Stamped -Sasha Ramdhanie

Timeline created by sramdhanie-0902
In History
  • 1415

    Prince Henry's Caper

    Prince Henry's Caper
    Prince Henry's goal was to "capture the main Muslim trading depot [in] Morocco" (22).
  • Period:

    "History of Racism and Antiracism."

  • 1450

    The World's First Racist

    The World's First Racist
    According to Kendi and Reynolds, "Zurara was the first person to write about and defend Black human Ownership" (25).
  • 1526

    First Known African Racist

    First Known African Racist
    Johannes Leo, also known Leo Africanus, "echoed Zurara's sentiments of Africans, his own people [and called them....] hypersexual savages" (26-7)
  • 1577

    Curse Theory

    Curse Theory
    In chapter 2 of "Stamped," Reynolds explains that "English travel writer George Best determined [...] that Africans were, in fact, cursed" (30)
  • Jamestown's First Slaves

    Jamestown's First Slaves
    A Latin American ship was seized by pirates and "twenty Angolans [on board were sold to] the governor of Virginia" (36).
  • Richard Mather's Arrival

    Richard Mather's Arrival
    Richard Mather was a Puritan who came to America to practice a "more disciplined and rigid" (32) form of Christianity.
  • Cotton maather is born

    Cotton maather is born
    Look on pg. 46-47 for evidence
  • "Voluntary" Slaves

    "Voluntary" Slaves
    According to Richard Baxter, some "Africans [...] wanted to be slaves so that they could be baptized" (39).
  • Creation of White Privileges

    Creation of White Privileges
    In response to Nathaniel Bacon's uprising, local government decided to give "all Whites [...] absolute power to abuse any African person" (45).
  • First Antiracist Writing in the Colonies

    First Antiracist Writing in the Colonies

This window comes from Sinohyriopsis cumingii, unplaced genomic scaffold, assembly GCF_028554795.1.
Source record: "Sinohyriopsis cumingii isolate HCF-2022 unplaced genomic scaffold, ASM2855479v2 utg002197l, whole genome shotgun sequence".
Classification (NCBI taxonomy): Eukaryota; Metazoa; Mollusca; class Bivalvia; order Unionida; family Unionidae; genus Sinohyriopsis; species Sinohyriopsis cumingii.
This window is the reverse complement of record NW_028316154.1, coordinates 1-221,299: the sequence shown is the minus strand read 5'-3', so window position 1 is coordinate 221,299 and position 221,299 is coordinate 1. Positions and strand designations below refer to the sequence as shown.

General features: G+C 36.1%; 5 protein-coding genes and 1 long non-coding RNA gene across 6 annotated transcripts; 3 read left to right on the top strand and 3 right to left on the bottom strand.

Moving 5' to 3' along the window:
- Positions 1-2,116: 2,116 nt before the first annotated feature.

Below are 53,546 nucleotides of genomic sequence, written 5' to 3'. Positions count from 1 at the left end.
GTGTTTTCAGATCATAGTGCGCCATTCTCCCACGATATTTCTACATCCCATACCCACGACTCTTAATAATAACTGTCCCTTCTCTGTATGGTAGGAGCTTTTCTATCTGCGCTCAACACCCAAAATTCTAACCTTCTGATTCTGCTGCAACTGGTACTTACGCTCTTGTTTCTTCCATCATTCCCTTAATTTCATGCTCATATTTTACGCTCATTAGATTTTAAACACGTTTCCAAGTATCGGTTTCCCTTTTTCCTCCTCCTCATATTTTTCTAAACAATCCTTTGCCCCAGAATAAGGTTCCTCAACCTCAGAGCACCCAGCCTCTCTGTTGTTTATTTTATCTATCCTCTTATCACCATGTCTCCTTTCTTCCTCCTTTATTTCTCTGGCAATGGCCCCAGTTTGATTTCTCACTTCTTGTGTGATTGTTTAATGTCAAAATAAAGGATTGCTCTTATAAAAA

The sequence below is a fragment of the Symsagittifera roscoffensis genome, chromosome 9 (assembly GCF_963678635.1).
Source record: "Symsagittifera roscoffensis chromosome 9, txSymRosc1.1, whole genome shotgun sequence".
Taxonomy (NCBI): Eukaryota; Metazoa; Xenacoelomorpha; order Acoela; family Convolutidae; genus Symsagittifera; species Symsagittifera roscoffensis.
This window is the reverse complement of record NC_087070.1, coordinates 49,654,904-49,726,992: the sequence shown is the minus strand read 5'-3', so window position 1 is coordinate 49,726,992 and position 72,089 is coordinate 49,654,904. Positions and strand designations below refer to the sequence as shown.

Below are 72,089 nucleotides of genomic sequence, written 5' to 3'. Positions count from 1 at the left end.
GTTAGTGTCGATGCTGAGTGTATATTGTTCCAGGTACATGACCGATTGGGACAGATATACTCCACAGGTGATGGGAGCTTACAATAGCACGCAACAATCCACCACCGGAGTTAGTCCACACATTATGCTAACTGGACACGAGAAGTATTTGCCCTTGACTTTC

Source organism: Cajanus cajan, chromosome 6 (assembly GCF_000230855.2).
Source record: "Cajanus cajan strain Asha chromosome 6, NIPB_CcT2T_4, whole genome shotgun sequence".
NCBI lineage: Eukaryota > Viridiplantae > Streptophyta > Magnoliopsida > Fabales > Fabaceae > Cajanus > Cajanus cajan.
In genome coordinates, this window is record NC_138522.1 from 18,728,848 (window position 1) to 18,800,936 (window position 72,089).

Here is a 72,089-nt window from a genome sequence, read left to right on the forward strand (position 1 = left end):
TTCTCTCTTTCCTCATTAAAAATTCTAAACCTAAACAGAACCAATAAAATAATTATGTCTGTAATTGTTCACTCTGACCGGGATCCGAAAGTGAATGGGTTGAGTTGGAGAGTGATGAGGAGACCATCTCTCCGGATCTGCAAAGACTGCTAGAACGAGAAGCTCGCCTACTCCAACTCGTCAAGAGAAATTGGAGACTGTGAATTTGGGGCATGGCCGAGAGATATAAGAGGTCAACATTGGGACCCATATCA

The Mennonites were against slavery because they "equat [ed]" (41) discrimination based on skin color to discrimination based on religion.
  • The Witch hunt Begins!

    The Witch hunt Begins!
    Look for evidence on pg. 49-50
  • First Great Awakening

    First Great Awakening
    Look for evidence on pg. 53
  • American Philosophical Society (APS)

    American Philosophical Society (APS)
    Benjamin Franklin created "a club for smart (White) people" (57) to discuss ideas and philosophy.
  • The (American) Enlightenment

    The (American) Enlightenment
    In the mid-1700's, "new America entered what we now call the Enlightenment Era" (56).
  • Phyllis Wheatley's Test

    Phyllis Wheatley's Test
    Wheatley "proved herself [as intelligent and] human" (60) by passing a test given by some of the smartest men in the country at the time.
  • Declaration of Independence

    Declaration of Independence
    pg. 68
  • The Three Fifths Compromise

    The Three Fifths Compromise
    pg. 73-74
  • The Haitian Revolution

    The Haitian Revolution
    pg. 75
  • (Possibly) North America's Biggest Uprising

     (Possibly) North America's Biggest Uprising
    pg. 80
  • Jefferson's Slave Trade Act

    Jefferson's Slave Trade Act
    pg. 82-3
  • The Missouri Compromise

    The Missouri Compromise
    pg. 86-7
  • Thomas Jefferson's Death

    Thomas Jefferson's Death
    pg. 88
  • Garrison's First Abolition Speech

    Garrison's First Abolition Speech
    pg. 95-6
  • Nat Turner's Rebellion

    Nat Turner's Rebellion
    pg. 98
  • AASS Abolitionist Pamphlets

    AASS Abolitionist Pamphlets
    pg. 99
  • Samuel Morton's Theories

    Samuel Morton's Theories
  • Frederick Douglass' Narrative Published

    Frederick Douglass' Narrative Published
  • Uncle Tom's Cabin

    Uncle Tom's Cabin
    pg. 104-108
  • Start of Civil War

    Start of Civil War
    pg. 113-114. What is secession? Which states seceded?
  • The Emancipation Proclamation

    The Emancipation Proclamation
    pg. 115-116
  • End of Civil War

    End of Civil War
    pg. 117. What was Reconstruction? What rights did Lincoln want Black people to have?
  • 40 Acres and a Mule

    40 Acres and a Mule
    pg. 120
  • The Fifteenth Amendment

    The Fifteenth Amendment
    pg. 121-2
  • Black Codes and Jim Crow

    Black Codes and Jim Crow
    pg. 119